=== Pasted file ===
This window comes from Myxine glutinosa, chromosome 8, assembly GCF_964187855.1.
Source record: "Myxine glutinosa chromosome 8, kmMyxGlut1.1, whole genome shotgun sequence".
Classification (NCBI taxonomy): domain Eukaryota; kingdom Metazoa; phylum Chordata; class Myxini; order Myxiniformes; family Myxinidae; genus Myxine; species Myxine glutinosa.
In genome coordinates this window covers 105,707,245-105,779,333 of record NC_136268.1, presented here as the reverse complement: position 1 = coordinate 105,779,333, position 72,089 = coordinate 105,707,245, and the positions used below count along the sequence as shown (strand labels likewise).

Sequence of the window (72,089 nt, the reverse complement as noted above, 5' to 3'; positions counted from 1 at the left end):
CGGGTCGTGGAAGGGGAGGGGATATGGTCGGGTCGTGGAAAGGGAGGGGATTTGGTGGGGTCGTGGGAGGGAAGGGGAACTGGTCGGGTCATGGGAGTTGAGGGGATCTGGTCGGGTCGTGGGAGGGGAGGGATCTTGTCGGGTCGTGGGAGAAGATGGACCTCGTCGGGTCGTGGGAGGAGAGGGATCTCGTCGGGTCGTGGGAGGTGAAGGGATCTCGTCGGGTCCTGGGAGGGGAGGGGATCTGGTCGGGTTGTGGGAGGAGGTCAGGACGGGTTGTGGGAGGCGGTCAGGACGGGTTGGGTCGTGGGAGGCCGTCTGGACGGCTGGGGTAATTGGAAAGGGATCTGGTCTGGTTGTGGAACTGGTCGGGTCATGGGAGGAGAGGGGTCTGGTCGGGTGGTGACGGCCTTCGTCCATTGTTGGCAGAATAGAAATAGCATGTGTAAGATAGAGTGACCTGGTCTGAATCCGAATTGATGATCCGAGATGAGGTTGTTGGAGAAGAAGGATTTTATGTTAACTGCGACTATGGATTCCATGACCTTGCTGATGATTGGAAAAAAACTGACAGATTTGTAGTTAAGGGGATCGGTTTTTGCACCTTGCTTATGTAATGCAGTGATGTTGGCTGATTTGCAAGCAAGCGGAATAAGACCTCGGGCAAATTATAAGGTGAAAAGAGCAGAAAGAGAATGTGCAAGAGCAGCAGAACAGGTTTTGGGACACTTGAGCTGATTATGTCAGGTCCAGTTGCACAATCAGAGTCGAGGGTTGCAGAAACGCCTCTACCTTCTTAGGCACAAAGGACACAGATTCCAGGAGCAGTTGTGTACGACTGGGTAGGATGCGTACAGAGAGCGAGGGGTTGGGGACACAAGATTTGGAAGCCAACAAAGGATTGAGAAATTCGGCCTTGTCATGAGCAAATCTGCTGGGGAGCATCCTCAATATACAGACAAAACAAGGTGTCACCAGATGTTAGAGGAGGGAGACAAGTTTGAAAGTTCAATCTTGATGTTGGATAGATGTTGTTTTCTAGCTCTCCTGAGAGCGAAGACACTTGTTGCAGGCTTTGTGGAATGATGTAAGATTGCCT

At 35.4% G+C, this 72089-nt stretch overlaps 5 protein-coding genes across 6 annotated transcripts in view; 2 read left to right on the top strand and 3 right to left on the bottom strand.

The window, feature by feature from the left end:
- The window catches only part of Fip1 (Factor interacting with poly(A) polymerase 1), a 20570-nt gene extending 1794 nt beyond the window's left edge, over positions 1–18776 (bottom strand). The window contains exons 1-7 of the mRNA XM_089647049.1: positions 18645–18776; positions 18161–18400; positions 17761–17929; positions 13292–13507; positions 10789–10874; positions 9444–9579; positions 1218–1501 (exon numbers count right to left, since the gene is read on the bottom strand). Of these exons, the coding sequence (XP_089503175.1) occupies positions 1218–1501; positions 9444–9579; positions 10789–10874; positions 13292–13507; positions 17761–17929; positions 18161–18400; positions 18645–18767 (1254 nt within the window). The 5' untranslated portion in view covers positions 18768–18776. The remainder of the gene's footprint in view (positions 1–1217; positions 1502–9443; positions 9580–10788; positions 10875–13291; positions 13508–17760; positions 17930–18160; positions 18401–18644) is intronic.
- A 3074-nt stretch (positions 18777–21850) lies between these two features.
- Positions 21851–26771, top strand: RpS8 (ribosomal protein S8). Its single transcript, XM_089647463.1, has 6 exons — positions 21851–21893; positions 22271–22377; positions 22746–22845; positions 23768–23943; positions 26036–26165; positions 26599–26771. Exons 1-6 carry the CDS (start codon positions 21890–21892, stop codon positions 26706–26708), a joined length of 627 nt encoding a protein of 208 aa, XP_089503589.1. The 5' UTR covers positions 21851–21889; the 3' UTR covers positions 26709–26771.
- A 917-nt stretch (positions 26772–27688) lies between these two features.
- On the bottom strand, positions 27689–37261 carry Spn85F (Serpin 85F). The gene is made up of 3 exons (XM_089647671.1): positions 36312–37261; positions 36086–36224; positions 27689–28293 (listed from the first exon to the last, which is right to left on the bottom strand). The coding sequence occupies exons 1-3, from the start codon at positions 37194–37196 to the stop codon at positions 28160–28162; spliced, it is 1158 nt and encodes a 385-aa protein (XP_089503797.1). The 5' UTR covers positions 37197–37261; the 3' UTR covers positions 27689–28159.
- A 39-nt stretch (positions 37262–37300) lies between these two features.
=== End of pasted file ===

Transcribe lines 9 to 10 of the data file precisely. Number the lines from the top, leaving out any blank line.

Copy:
- The window catches only part of Fip1 (Factor interacting with poly(A) polymerase 1), a 20570-nt gene extending 1794 nt beyond the window's left edge, over positions 1–18776 (bottom strand). The window contains exons 1-7 of the mRNA XM_089647049.1: positions 18645–18776; positions 18161–18400; positions 17761–17929; positions 13292–13507; positions 10789–10874; positions 9444–9579; positions 1218–1501 (exon numbers count right to left, since the gene is read on the bottom strand). Of these exons, the coding sequence (XP_089503175.1) occupies positions 1218–1501; positions 9444–9579; positions 10789–10874; positions 13292–13507; positions 17761–17929; positions 18161–18400; positions 18645–18767 (1254 nt within the window). The 5' untranslated portion in view covers positions 18768–18776. The remainder of the gene's footprint in view (positions 1–1217; positions 1502–9443; positions 9580–10788; positions 10875–13291; positions 13508–17760; positions 17930–18160; positions 18401–18644) is intronic.
- A 3074-nt stretch (positions 18777–21850) lies between these two features.